- Two cores had about the same high accumulation speed (about 1.5 m ice equivalent/yr), the third was somewhat slower accumulating. Despite that difference, all three cores give similar values for the overlapping gas age periods.
- CO2 levels in firn were measured with pumping equipment composed of different materials and sampling in three types of flasks: glass, steel and stainless steel. Steel did give lower values, probably due to the chemical treatment of the inner surface. The pumping equipment with different materials didn't cause differences in measurements.

The results of CO2 measurements in firn are interesting:

Law Dome firn
CO2 measurements in firn and ice, Law Dome, Etheridge e.a. (1996) [7]

As one can see, the above ground CO2 values (localy measured and from the south pole) are equal, while CO2 values slowly decrease, due to closing speed at one side and migration speed at the other side, until the density is high enough at app. 72 m depth to prevent further diffusion. At that depth the gas age of these two cores is about 10 years older than the surface air, and 30 years younger than the age of the ice itself (observed by counting the layers). The closing of the bubbles need some further 8 years for completion. Even more interesting: the firn CO2 (measured by pumping and flask sampling) from not yet fully closed bubbles and the already closed bubbles (measured by cold crushing of ice parts under vacuum and cold traps) at the same closing depth show the same CO2 values. This points to the fact that no redistribution of CO2 takes place at closing depth between ice and still open bubbles.

With this knowledge in mind, one can compare the Law Dome CO2 data with an average gas age with the south pole data of the same age, that gives an overlap of about 20 years of data:

Law Dome SP data overlap
Overlap of Law Dome ice core CO2 data with the same average gas age
as the south pole CO2 data: a near perfect match within 20 years overlap [7].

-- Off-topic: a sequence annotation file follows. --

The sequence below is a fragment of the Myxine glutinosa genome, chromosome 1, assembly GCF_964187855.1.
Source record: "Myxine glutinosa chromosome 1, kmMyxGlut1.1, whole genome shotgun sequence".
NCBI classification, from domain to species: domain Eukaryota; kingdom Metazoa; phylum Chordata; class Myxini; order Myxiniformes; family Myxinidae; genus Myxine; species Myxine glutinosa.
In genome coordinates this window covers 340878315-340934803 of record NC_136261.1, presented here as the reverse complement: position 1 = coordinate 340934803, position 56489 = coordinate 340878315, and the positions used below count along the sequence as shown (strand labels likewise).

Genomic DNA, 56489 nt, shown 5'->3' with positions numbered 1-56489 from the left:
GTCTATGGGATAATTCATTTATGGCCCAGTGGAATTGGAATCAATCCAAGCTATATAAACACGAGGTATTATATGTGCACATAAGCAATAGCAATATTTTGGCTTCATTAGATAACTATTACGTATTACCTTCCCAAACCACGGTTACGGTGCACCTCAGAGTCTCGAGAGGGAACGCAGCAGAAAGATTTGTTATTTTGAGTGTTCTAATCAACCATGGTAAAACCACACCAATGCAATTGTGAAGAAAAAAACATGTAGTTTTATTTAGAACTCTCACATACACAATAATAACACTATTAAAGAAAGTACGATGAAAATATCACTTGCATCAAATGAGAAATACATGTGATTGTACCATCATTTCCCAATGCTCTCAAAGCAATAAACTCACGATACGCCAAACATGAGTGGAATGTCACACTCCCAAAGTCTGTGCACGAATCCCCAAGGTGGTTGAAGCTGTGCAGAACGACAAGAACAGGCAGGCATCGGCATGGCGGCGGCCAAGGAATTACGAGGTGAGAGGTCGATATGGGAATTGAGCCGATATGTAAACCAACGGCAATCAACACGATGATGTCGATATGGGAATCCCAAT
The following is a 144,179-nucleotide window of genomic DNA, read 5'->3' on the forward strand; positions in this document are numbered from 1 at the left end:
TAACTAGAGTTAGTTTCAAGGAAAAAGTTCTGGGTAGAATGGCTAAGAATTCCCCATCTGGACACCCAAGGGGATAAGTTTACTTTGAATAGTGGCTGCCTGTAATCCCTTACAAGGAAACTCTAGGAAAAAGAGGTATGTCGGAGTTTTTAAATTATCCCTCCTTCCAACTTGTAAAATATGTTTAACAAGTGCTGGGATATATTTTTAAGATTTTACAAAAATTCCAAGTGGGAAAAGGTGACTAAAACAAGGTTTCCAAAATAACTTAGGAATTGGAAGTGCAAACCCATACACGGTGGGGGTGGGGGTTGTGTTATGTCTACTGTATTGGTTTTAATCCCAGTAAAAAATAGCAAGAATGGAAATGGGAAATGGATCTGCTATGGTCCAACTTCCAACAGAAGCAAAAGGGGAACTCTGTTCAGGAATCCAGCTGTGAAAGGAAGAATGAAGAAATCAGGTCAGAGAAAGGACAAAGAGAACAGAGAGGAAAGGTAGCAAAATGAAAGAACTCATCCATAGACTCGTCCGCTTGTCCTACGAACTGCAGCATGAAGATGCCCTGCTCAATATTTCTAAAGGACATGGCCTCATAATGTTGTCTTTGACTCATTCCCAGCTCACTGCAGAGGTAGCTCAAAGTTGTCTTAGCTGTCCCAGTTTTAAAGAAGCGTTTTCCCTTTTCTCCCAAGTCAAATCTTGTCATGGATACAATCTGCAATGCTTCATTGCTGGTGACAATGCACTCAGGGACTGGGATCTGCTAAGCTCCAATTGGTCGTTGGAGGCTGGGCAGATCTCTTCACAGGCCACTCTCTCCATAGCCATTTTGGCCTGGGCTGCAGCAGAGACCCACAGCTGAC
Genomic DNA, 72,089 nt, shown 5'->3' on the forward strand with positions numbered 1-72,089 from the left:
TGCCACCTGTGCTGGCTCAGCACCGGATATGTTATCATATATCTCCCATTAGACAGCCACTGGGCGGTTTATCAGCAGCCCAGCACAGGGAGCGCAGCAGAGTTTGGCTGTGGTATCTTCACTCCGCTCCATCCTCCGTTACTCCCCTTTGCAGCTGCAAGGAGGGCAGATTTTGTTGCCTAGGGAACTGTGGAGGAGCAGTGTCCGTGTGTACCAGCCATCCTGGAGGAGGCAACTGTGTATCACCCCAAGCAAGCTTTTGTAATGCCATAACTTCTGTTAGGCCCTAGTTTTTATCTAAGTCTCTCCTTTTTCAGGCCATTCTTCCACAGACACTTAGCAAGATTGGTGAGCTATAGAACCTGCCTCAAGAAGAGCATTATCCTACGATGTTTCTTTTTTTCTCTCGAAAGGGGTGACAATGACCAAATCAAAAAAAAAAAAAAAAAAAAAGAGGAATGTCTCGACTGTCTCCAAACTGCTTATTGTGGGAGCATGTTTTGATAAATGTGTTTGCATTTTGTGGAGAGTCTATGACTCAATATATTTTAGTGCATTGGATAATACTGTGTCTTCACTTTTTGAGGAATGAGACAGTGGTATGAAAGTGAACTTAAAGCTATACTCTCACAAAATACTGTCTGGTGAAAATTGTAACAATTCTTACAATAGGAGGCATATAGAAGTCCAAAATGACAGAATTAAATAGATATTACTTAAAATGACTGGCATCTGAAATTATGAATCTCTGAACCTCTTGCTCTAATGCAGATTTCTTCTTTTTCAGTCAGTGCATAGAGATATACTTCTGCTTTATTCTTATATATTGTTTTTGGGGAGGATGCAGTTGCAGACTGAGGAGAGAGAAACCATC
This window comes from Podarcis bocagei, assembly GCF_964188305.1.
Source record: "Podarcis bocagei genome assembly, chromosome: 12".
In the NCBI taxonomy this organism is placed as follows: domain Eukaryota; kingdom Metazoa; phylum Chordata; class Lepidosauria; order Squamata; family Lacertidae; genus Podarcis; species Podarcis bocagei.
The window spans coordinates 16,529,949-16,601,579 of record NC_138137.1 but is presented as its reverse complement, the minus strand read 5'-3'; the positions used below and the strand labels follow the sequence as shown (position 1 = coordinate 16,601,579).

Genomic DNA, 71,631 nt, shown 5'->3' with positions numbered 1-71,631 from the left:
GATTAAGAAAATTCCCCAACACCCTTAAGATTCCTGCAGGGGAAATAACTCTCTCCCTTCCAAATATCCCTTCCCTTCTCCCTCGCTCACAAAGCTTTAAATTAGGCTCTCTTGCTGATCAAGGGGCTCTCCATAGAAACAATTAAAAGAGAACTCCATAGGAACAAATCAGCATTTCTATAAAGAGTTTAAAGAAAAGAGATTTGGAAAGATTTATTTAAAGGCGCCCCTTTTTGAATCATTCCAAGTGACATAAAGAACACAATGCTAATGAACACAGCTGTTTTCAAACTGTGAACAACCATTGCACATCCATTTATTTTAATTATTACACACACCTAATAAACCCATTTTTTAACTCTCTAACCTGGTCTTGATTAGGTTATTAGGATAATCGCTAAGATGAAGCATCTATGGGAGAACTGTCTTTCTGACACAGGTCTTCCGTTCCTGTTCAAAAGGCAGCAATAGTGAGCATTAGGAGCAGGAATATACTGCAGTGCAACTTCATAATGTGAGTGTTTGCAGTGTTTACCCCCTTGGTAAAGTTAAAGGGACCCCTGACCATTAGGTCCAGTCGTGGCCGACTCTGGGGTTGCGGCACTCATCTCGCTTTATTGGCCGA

As everybody can see, there is nothing "arbitrarely" in the shift of data to match the atmospheric measurements. All is based on calculated gas age, that is the average age of the air bubbles wherein CO2 is measured. In the case of Law Dome it is even based on in situ measurements of CO2 in firn, which confirms the calculations of the ice core air bubbles age. Jaworowski is wrong by using ice age as base for his conclusions, since that this has no connection with CO2 measurements, which are in the gas phase.

Jaworowski is not correct about the "arbitrary" shift of data to match ice core data and atmospheric measurements, as he refers to ice phase dating instead of gas phase dating.

5. Conclusion

Too many of the objections made by Jaworowsky are either completely outdated, physically impossible (even the reverse of what he alleges) or based on wrong age data.

6. References

[1] Zbigniew Jaworowski, M.D., Ph.D., D.Sc., March 2007. Climate Change: Incorrect information on pre-industrial CO2: http://www.warwickhughes.com/icecore/

[2] Mulvaney, R., E.W. Wolff, and K. Oates, Sulpfuric acid at grain goundaries in Antarctic ice. Nature, 1988. 331(247-249). Not directly available on the Internet.

[3] Mulvaney et al. on H2SO4 inclusions, on the blog of Jim Easter: http://www.someareboojums.org/blog/?p=17

[4] Zbigniew Jaworowski, M.D., Ph.D., D.Sc., 1997, Ice Core Data Show No Carbon Dioxide Increase http://www.warwickhughes.com/icecore/IceCoreSprg97.pdf

[5] On the main page of Ernst Beck's thesis about the historical CO2 measurements, "180 Years of atmospheric CO2 Gas Analysis by Chemical Methods":  http://www.biokurs.de/treibhaus/180CO2/neftel82-85.pdf

[6] Lüthi e.a., High-resolution carbon dioxide concentration record 650,000–800,000 years before present, Letters to Nature 453, 379-382 (15 May 2008):  http://www.nature.com/nature/journal/v453/n7193/full/nature06949.html

[7] Etheridge e.a., GRL 1996, Natural and anthropogenic changes in atmospheric CO2 over the last 1000 years from air in Antarctic ice and firn:  http://www.agu.org/pubs/crossref/1996/95JD03410.shtml


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Last update: 21 January, 2009.